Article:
There are truths on this side of the Pyranees, which are falsehoods on the other.
Have you noticed that the same behaviour can be described in diametrically opposed ways, depending on different people’s perspectives? For example, if you were taught, “If you have nothing good to say, then don’t say anything at all”, couldn’t you also be accused of being “passive aggressive”? Or maybe you’re an introvert who thinks best when thinking alone, and often finds the banter of your colleagues trivial; you’ll probably find people accusing you of poor social skills. A man who is careful with his money becomes a miserly cheapskate, a confident woman becomes a bitch, and an optimistic person becomes a pollyanna. And so on.
I find the same thing in education.
According to leaders of the progressive camp like Ken Robinson, modern public schools are “factories” where young people are dehumanized and forced into categories that betray each young person’s unique character. According to Seth Godin, “Large-scale education was never about teaching kids or creating scholars. It was invented to churn out adults who worked well within the system.” A central villain is the lack of choice; each student is compelled to learn what other people are learning, regardless of whether he or she finds it interesting or relevant. And teachers reinforce factory discipline by lecturing from the front, demanding that students listen and regurgitate.
But when I see that same school system, my perception is very different. I don’t see the straw man above. The upside of this vilified institution is the liberal arts ideal. The idealists of the past who built the system of the present viewed the liberal arts as the ideal. (I haven’t found many who consciously wanted a factory.) In my opinion, our current system is at its best when it emulates this ideal. Unfortunately, this ideal has receded from popular consciousness as the progressives’ negative “factory” critique has gained popularity.
In the liberal arts ideal, public schools exist to introduce young people to a variety of disciplines and ideas that they’ve probably never encountered or considered. “Exploratories” is a virtue – students experience a variety of courses in academics, business, trades, performing arts and physical education. Yes, students may not like basketball, woodworking or reading Shakespeare, and they may employ that classic of resistance, “it’s boring”, but school might be the only place they ever get to expand their “zone of relevancy”. Unlike the progressive demand to teach what’s “relevant”, the liberal arts ideal asks, “If they’ve never tried it, how do they know they won’t like it?” I remember hating Technology 8 at the beginning of the year, but by the end I found woodworking and drafting to be wonderfully creative activities. My preconceptions would never have allowed me to find these passions without being “compelled”. In the early years of my Bachelor of Arts degree, I discovered a passion for political philosophy; my preferred choices, history and English, became my minors. And I was grateful that I had to take algebra right to Grade 12; otherwise, my university economics courses would have been much more difficult. (When I was a teenager, I was sure that math was irrelevant. I was wrong.) So, I am grateful for the need to take a wider range of courses beyond my initial preferences.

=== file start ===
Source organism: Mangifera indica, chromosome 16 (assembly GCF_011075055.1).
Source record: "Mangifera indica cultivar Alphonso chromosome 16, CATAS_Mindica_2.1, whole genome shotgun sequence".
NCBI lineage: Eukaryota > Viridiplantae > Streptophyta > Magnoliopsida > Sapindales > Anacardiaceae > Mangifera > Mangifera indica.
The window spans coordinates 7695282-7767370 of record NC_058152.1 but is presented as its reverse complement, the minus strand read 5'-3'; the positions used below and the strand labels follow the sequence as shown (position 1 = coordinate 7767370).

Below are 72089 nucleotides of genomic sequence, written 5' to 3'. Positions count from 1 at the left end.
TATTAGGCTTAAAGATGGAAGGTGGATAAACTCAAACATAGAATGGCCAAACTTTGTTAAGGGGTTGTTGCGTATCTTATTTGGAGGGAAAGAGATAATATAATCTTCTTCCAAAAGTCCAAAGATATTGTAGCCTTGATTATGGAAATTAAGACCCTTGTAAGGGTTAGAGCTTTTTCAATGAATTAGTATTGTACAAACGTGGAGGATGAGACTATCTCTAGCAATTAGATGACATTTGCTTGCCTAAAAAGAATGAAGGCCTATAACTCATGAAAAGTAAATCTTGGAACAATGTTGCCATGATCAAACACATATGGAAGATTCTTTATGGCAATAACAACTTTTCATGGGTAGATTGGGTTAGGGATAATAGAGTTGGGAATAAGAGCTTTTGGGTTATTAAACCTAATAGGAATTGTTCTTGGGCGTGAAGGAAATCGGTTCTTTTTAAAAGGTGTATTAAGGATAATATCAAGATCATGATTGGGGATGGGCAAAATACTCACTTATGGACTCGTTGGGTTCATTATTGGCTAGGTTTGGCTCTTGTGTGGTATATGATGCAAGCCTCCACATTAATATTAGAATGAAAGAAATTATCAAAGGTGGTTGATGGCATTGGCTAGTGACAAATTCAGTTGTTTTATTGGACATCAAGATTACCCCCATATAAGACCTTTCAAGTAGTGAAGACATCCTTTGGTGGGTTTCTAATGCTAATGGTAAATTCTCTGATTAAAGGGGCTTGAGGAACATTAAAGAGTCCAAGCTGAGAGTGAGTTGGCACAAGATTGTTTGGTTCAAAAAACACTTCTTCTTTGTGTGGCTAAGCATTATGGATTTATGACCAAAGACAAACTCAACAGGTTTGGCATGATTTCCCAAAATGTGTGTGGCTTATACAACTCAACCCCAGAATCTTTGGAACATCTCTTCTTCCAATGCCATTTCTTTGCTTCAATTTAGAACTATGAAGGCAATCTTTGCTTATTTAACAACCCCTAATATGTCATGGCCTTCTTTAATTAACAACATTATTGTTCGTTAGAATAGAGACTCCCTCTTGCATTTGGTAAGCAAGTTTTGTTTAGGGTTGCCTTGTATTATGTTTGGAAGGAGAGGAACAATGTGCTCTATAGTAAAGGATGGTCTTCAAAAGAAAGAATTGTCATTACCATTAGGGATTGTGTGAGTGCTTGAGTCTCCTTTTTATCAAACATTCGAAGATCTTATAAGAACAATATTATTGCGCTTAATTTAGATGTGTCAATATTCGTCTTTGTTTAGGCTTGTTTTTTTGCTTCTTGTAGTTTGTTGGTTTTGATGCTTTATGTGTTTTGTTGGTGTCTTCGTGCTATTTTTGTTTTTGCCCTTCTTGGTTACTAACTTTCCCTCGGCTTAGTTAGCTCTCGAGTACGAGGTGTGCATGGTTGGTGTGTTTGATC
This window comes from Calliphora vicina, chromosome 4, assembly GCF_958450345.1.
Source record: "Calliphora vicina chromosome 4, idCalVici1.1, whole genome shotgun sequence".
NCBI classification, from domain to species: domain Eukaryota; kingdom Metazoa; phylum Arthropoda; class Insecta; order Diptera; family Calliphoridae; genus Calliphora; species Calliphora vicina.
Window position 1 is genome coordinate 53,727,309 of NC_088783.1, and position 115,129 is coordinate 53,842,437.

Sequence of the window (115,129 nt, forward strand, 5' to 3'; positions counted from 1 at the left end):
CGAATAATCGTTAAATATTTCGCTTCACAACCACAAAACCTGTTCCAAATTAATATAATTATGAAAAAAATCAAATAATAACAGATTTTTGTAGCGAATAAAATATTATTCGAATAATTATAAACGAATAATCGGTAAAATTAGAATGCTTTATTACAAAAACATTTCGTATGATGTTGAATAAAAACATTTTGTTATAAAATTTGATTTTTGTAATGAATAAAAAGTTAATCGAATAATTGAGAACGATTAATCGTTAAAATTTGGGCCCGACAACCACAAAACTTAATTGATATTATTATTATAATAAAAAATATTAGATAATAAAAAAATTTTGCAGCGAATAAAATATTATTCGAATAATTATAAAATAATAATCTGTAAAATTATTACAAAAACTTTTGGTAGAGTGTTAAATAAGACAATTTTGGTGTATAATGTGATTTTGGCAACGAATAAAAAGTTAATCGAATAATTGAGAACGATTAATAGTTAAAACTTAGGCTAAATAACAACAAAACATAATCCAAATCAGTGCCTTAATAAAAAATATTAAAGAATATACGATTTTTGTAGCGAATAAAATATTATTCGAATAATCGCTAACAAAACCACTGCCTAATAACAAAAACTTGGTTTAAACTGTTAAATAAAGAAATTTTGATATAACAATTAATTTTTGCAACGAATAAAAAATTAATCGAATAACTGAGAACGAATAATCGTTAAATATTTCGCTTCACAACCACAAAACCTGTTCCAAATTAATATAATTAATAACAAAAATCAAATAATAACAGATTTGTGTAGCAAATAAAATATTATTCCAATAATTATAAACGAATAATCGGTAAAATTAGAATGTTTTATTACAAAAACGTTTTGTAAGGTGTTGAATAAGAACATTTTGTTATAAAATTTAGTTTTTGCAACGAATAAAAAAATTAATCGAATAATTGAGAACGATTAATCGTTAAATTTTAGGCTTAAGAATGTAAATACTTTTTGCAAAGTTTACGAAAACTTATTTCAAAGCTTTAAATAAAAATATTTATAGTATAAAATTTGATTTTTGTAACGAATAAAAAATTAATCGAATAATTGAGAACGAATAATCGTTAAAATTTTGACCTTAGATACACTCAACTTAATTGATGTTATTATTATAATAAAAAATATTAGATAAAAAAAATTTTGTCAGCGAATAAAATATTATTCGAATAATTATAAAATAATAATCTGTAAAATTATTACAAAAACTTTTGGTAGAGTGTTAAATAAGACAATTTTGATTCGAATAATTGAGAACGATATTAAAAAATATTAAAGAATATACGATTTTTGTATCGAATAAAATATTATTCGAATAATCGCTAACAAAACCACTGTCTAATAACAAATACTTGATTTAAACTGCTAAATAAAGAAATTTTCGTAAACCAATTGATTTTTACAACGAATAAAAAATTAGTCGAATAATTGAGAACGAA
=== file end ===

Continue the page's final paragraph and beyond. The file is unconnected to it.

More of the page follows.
A liberal arts education also believes that a broad exposure to a variety of disciplines provides a general education. This general education, in turn, forms the basis of creative and critical thought. As Professor Robert Harris has said, “Knowledge of many subject areas provides a cross fertilization of ideas, a fullness of mind that produces new ideas and better understanding.” Content isn’t “factoids” or “information”, as the progressives like to (mis)characterize it; content is the very essence of what we use to think comparatively, critically and creatively. [Thus, if we have to look it up in Google, the thought has probably passed us by.] The distinction between skill and content, as I’ve argued before (here and here), is simply unsustainable.
Finally, the liberal arts ideal views the teacher as an active leader at the center of the class discussion. It’s probably close to the “sage from the stage” approach that the progressives so dislike. Ideally, the teacher engages in a Socratic dialogue with his/her students. Through continual questioning and discussion, students learn to explain and understand their beliefs and knowledge, and potentially change their mind in the face of other points of view. It’s not a comfortable practice, to be honest. Nobody likes to hear ideas that contradict their own. But it does make young people engage in conversations that they might otherwise not participate in.
Do public schools (and my own teaching practice) always reach this liberal arts ideal? Of course not! But it seems to me that this ideal – an ideal that goes back to antiquity – would be a better model for school improvement than what the progressives have been promoting since the days of Rousseau. Since we don’t know what we might be doing in 20 years (a meme that all progressives seem to accept), isn’t a broad, liberal arts education better than allowing adolescents to personalize their education based on a narrow range of experience?